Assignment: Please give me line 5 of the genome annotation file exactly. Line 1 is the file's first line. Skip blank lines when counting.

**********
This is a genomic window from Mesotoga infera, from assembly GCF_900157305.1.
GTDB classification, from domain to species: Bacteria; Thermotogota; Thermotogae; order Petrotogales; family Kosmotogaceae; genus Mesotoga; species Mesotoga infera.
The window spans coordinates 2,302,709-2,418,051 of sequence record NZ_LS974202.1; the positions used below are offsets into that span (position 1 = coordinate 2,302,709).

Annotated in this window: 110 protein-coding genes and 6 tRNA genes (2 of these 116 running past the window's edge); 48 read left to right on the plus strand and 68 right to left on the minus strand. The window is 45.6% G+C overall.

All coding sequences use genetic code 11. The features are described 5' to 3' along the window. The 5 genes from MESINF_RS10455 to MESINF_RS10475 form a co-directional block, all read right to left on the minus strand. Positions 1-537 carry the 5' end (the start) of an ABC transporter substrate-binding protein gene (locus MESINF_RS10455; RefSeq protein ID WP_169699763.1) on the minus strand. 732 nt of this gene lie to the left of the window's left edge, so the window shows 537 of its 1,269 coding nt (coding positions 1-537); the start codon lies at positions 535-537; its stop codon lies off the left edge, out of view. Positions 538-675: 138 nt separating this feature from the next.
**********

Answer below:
All coding sequences use genetic code 11. The features are described 5' to 3' along the window. The 5 genes from MESINF_RS10455 to MESINF_RS10475 form a co-directional block, all read right to left on the minus strand. Positions 1-537 carry the 5' end (the start) of an ABC transporter substrate-binding protein gene (locus MESINF_RS10455; RefSeq protein ID WP_169699763.1) on the minus strand. 732 nt of this gene lie to the left of the window's left edge, so the window shows 537 of its 1,269 coding nt (coding positions 1-537); the start codon lies at positions 535-537; its stop codon lies off the left edge, out of view. Positions 538-675: 138 nt separating this feature from the next.